Considering the high CV risk and mortality of KT patients with PTDM, proper management of PTDM is essential, and this study could help clinical decisions to consider metformin as a preferential treatment option. Further large-scale prospective studies are required to establish the usefulness of metformin in KT patients with PTDM.

Supplementary Materials

Supplementary data are available at Kidney Research and Clinical Practice online (


Conflicts of interest

All authors have no conflicts of interest to declare.

Data sharing statement

The data underlying this article are available in the article.

Authors’ contributions

Conceptualization: SKP, JYP, HK

Formal analysis, Methodology, Visualization: DL, JJ, JYP, HK

Investigation: DL, JJ, SK

Resources: All authors

Supervision: JYP, HK

Writing–original draft: DL, JJ

Writing–review & editing: DL, JJ, JYP, HK

All authors approved the final version of the manuscript.

Figure 1.

Flow chart of the study population.

Figure 2.

Comparison of events in metformin vs. non-metformin groups.

Nonoccurrence rates of percutaneous coronary intervention (A), major adverse cardiovascular events (B), acute rejection (C), and graft failure (D) in the Kaplan-Meier plot.
Figure 3.

Temporal trends after starting diabetes mellitus medication.

(A) Hemoglobin A1c (HbA1c), (B) total cholesterol, (C) low-density lipoprotein (LDL), and (D) body mass index (BMI).
Table 1.
Baseline characteristics of 618 patients with PTDM before matching and 424 patients with PTDM after matching, from 2000 to 2018
Characteristic Before matching After matching
Metformin group Non-metformin group p-value Metformin group Non-metformin group p-value
No. of patients 406 212 212 212
Age (yr) 49.6 ± 9.9 47.9 ± 11.0 0.048 48.4 ± 10.6 47.9 ± 11.0 0.59
Sex 0.87 0.32
 Male 236 (58.1) 121 (57.1) 132 (62.3) 121 (57.1)
 Female 170 (41.9) 91 (42.9) 80 (37.7) 91 (42.9)
Transplantation year 0.001 0.84
 2000–2005 65 (16.0) 62 (29.2) 54 (25.5) 62 (29.2)
 2006–2010 120 (29.6) 61 (28.8) 62 (29.2) 61 (28.8)
 2011–2015 137 (33.7) 61 (28.8) 66 (31.1) 61 (28.8)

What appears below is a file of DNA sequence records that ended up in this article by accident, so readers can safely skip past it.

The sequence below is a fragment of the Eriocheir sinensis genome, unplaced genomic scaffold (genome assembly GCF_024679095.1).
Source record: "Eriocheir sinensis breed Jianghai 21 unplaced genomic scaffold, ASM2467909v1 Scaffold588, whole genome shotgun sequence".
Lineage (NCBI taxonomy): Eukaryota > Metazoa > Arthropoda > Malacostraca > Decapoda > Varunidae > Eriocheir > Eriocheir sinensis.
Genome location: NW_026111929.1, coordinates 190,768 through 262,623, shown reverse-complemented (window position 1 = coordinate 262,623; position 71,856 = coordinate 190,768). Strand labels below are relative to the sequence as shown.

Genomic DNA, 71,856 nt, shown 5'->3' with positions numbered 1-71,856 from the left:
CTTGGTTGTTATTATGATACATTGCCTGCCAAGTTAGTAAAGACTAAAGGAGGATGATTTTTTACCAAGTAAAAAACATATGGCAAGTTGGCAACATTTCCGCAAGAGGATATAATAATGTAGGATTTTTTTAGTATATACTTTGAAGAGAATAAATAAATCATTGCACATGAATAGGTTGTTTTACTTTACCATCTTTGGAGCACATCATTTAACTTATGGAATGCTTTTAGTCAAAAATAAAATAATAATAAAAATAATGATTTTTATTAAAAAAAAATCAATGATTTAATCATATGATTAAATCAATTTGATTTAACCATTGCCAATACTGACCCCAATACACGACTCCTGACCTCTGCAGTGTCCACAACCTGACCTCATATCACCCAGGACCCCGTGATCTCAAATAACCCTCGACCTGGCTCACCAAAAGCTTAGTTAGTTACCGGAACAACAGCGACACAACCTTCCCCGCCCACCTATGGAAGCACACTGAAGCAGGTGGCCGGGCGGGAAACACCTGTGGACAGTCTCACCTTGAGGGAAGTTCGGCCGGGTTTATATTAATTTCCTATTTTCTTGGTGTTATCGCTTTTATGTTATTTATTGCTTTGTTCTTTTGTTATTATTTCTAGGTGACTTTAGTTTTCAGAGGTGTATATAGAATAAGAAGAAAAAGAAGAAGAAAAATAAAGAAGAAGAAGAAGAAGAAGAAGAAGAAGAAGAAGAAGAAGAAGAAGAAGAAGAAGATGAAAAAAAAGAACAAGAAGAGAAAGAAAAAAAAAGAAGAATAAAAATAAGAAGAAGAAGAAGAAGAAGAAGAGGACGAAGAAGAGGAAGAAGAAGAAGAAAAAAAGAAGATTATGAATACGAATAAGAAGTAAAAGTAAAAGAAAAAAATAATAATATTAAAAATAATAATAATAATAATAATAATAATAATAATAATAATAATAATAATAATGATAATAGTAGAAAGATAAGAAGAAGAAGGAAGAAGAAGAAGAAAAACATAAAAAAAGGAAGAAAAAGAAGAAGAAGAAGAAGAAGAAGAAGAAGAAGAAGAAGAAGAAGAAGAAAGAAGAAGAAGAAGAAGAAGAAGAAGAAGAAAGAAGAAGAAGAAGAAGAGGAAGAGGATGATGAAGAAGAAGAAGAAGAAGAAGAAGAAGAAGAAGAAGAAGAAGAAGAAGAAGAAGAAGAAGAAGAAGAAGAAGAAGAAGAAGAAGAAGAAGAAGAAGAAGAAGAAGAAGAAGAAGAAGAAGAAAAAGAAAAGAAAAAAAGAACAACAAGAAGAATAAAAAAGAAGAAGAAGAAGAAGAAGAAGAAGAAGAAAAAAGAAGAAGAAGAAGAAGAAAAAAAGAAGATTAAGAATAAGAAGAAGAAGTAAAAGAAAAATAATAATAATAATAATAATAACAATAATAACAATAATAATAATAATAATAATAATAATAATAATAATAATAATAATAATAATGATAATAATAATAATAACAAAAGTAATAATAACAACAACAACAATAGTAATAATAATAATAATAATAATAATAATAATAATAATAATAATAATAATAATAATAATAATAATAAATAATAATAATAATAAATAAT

2016–2018 84 (20.7) 28 (13.2) 30 (14.2) 28 (13.2)
Body mass index (kg/m2) 23.9 ± 3.6 22.7 ± 3.7 <0.001 23.1 ± 3.6 22.7 ± 3.7 0.27
Kidney donor type 0.498 0.64
 Living 325 (80.0) 164 (77.4) 169 (79.7) 164 (77.4)
 Deceased 81 (20.0) 48 (22.6) 43 (20.3) 48 (22.6)
DSA before transplantationa 17 (4.2) 8 (3.8) 0.99 8 (3.8) 8 (3.8) >0.99
ABO incompatible 140 (34.4) 172 (81.1) 0.88 72 (33.9) 71 (33.5) >0.99
HLA incompatible 302 (74.3) 172 (81.1) 0.04 157 (74.1) 172 (81.1) 0.05
Warm ischemic time (min) 30.6 ± 15.5 30.6 ± 24.2 >0.99 28.3 ± 15.8 30.6 ± 24.2 0.35
Primary cause of kidney failure 0.79 0.52
 Hypertension 33 (8.1) 13 (6.1) 19 (9.0) 13 (6.1)
 Glomerulonephritis 79 (19.5) 40 (18.9) 38 (17.9) 40 (18.9)
 Polycystic kidney disease 28 (6.9) 12 (5.7) 14 (6.6) 12 (5.7)
 Malignancy 0 (0) 0 (0) 0 (0) 0 (0)
 Allograft failure 13 (3.2) 9 (4.2) 4 (1.9) 9 (4.2)
 Others/unknown 253 (62.3) 138 (65.1) 137 (64.6) 138 (65.1)
 Hypertension 390 (96.1) 196 (92.5) 0.08 204 (96.2) 196 (92.5) 0.14
 Heart failure 14 (3.4) 6 (2.8) 0.86 4 (1.9) 6 (2.8) 0.75
 Coronary artery disease 14 (3.4) 11 (5.2) 0.41 5 (2.4) 11 (5.2) 0.20
 Cerebrovascular disease 8 (2.0) 7 (3.3) 0.46 6 (2.8) 7 (3.3) >0.99
 HCV infection 5 (1.2) 5 (2.4) 0.47 3 (1.4) 5 (2.4) 0.72
 Liver cirrhosis 5 (1.2) 0 (0) 0.25 3 (1.4) 0 (0) 0.25
Induction therapy
 Basiliximab 324 (79.8) 137 (64.6) <0.001 143 (67.5) 137 (64.6) 0.61
 Thymoglobulin 20 (4.9) 15 (7.1) 0.36 13 (6.1) 15 (7.1) 0.85
 Daclizumab 2 (0.5) 5 (2.4) 0.09 1 (0.5) 5 (2.4) 0.22
Type of immunosuppressant 0.59 0.98
 Steroid 406 (100) 212 (100) 212 (100) 212 (100)
 Calcineurin inhibitors
  Tacrolimus 297 (73.2) 145 (68.4) 141 (66.5) 145 (68.4)
  Cyclosporin 97 (23.9) 58 (27.4) 61 (28.8) 58 (27.4)